By Stanley Lubman, The Wall Street Journal
China has enacted 240 laws, 706 administrative regulations, and over 8,600 local regulations since August 2011, according to the latest official government review of China’s legal system.
But what do these add up to in practice?
A white paper issued by the State Council on last month pays too much attention to laws on paper, while slighting meaningful discussion of how the legal system actually works—or doesn’t.
Tracing legislation since the People’s Republic was established, especially since 1978, the State Council’s lengthy review does reflect the extraordinary progress of post-Mao China. It cites successive Constitutions and important laws among the legislative flood that within the short span of 30 years has produced the framework for the “socialist market economy” and all the branches of the modern Chinese state. The document celebrates the creation of a ”socialist system of laws with Chinese characteristics,” which is hailed as having established the “legal foundation for economic, political, cultural and social development.”
Knowledgeable observers will have difficulty recognizing some aspects of the system that is described. For example, the white paper claims that China has developed “a comparatively complete legal system to protect human rights” – a statement contradicted by the country’s continuing repression of dissent and heightened censorship of the media, and by an ongoing assault on lawyers who lawfully assert their clients’ rights.
Rather than dissecting obviously questionable claims, however, a hard look at what the document omits yields useful insight into China’s legal system.
One message that is conspicuously muted is the need to resist interference with the independence of decision-making by the courts and procuracy. The white paper states that the courts and procuracy exercise their power “independently,” which is flatly not the case.
An editorial published in the state-run China Daily after the white paper was issued shares the celebratory tone of the document, but adds a note of caution:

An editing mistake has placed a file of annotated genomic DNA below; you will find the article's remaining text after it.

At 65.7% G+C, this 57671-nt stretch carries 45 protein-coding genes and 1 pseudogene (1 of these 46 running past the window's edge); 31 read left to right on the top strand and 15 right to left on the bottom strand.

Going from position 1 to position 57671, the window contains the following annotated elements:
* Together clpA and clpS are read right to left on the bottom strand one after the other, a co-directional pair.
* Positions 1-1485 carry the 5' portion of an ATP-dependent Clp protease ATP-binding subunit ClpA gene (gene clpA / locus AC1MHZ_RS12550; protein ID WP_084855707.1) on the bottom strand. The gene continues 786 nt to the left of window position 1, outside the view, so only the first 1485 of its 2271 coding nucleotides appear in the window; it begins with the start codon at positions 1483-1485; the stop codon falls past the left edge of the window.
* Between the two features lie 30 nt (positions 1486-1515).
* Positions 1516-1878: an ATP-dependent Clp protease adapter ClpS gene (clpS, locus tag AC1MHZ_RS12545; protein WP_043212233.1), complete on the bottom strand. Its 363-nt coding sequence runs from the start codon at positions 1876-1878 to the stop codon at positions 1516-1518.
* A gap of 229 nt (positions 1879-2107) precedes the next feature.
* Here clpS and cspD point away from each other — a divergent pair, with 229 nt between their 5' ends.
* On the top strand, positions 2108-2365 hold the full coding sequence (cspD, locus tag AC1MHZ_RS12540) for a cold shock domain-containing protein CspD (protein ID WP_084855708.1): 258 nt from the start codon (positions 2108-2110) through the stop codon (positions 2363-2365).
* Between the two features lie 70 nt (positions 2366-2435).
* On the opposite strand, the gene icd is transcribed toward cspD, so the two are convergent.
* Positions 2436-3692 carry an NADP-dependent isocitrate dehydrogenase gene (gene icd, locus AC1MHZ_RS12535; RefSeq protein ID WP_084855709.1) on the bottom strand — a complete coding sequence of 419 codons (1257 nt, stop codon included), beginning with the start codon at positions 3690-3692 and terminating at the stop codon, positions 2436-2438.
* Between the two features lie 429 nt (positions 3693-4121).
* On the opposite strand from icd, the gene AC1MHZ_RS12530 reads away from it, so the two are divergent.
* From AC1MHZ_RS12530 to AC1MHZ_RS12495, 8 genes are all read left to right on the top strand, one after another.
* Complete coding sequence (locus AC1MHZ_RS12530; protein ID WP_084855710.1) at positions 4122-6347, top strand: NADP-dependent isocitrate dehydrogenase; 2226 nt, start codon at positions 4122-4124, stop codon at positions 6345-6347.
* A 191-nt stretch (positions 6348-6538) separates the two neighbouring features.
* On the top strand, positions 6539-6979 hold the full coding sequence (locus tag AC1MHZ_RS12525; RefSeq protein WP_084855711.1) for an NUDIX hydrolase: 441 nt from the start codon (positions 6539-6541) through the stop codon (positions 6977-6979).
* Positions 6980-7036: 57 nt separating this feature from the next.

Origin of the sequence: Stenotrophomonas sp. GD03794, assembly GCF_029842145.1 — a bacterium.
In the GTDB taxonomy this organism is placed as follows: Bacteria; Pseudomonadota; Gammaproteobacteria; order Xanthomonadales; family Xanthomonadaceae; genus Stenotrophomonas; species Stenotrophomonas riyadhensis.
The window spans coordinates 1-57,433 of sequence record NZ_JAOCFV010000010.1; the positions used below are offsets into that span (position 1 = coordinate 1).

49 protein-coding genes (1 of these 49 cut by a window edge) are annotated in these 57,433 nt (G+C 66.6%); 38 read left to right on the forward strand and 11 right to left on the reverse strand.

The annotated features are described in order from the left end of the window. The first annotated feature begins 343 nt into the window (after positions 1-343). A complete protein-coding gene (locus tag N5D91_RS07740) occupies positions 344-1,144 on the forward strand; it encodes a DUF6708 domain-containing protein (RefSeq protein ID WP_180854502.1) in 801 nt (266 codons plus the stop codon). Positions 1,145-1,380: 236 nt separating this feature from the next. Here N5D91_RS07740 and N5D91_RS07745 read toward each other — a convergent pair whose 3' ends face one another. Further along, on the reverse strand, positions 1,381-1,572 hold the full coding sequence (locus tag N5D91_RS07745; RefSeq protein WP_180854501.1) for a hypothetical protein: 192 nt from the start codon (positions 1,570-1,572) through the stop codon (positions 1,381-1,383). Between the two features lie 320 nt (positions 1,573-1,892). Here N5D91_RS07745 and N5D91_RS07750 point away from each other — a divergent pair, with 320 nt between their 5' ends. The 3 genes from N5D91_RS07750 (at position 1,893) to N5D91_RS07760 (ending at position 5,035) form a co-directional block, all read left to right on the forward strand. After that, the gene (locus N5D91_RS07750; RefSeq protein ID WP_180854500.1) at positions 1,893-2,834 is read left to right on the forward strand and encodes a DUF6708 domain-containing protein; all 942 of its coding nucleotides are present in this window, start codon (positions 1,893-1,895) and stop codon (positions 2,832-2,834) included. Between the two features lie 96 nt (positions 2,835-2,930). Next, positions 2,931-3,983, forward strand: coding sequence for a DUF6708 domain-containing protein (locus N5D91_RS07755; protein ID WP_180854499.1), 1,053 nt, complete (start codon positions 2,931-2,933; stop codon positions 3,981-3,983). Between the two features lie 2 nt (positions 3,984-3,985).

….just as the white paper has observed, having laws alone does not mean rule of law. More needs to be done in order to add teeth to our laws. The judiciary must be divested from departmental and local interests. And those in positions of power, no matter institutions or individuals, must set the right example.
None other than Wen Jiabao, China’s Premier, has called for an independent judiciary in stronger language than is used in the latest document. In an interview at the World Economic Forum in Geneva in September of this year, Premier Wen said: “We need to uphold judicial justice. Procuratorial and judicial authorities should keep their due independence and be free from interference by any administrative organ, social group or individual.”
In a speech at the same conference, Wen elaborated further on the point. “The most important mission of a ruling party is to abide by and act in strict accordance with the Constitution and the laws,” he said. “The Party should not replace the government in governance, and problems of absolute power and overconcentration of power should be redressed.”
This last statement was interpreted by one knowledgeable foreign observer, Elizabeth Economy, as meaning that “the Party does not act according to the Constitution; and the Party abuses its power.”